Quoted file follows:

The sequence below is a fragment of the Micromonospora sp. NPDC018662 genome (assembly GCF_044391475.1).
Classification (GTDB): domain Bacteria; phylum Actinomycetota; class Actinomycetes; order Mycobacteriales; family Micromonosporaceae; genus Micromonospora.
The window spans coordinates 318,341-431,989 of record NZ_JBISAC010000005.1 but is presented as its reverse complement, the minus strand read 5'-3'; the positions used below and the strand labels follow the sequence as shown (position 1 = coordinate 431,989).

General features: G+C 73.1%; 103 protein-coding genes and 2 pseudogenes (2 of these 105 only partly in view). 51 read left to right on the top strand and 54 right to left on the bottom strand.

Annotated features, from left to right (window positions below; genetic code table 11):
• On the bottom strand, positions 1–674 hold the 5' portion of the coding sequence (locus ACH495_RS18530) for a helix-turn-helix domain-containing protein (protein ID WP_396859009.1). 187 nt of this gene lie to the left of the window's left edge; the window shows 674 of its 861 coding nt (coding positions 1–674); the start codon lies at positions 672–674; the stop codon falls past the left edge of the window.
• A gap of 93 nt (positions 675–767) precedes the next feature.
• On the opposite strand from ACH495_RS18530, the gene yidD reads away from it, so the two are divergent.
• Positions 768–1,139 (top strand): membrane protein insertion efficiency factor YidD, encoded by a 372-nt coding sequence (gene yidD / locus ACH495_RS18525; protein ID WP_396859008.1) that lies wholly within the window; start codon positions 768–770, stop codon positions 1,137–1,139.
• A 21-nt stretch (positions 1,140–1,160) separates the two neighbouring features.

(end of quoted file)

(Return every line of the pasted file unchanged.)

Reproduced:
The sequence below is a fragment of the Micromonospora sp. NPDC018662 genome (assembly GCF_044391475.1).
Classification (GTDB): domain Bacteria; phylum Actinomycetota; class Actinomycetes; order Mycobacteriales; family Micromonosporaceae; genus Micromonospora.
The window spans coordinates 318,341-431,989 of record NZ_JBISAC010000005.1 but is presented as its reverse complement, the minus strand read 5'-3'; the positions used below and the strand labels follow the sequence as shown (position 1 = coordinate 431,989).

General features: G+C 73.1%; 103 protein-coding genes and 2 pseudogenes (2 of these 105 only partly in view). 51 read left to right on the top strand and 54 right to left on the bottom strand.

Annotated features, from left to right (window positions below; genetic code table 11):
• On the bottom strand, positions 1–674 hold the 5' portion of the coding sequence (locus ACH495_RS18530) for a helix-turn-helix domain-containing protein (protein ID WP_396859009.1). 187 nt of this gene lie to the left of the window's left edge; the window shows 674 of its 861 coding nt (coding positions 1–674); the start codon lies at positions 672–674; the stop codon falls past the left edge of the window.
• A gap of 93 nt (positions 675–767) precedes the next feature.
• On the opposite strand from ACH495_RS18530, the gene yidD reads away from it, so the two are divergent.
• Positions 768–1,139 (top strand): membrane protein insertion efficiency factor YidD, encoded by a 372-nt coding sequence (gene yidD / locus ACH495_RS18525; protein ID WP_396859008.1) that lies wholly within the window; start codon positions 768–770, stop codon positions 1,137–1,139.
• A 21-nt stretch (positions 1,140–1,160) separates the two neighbouring features.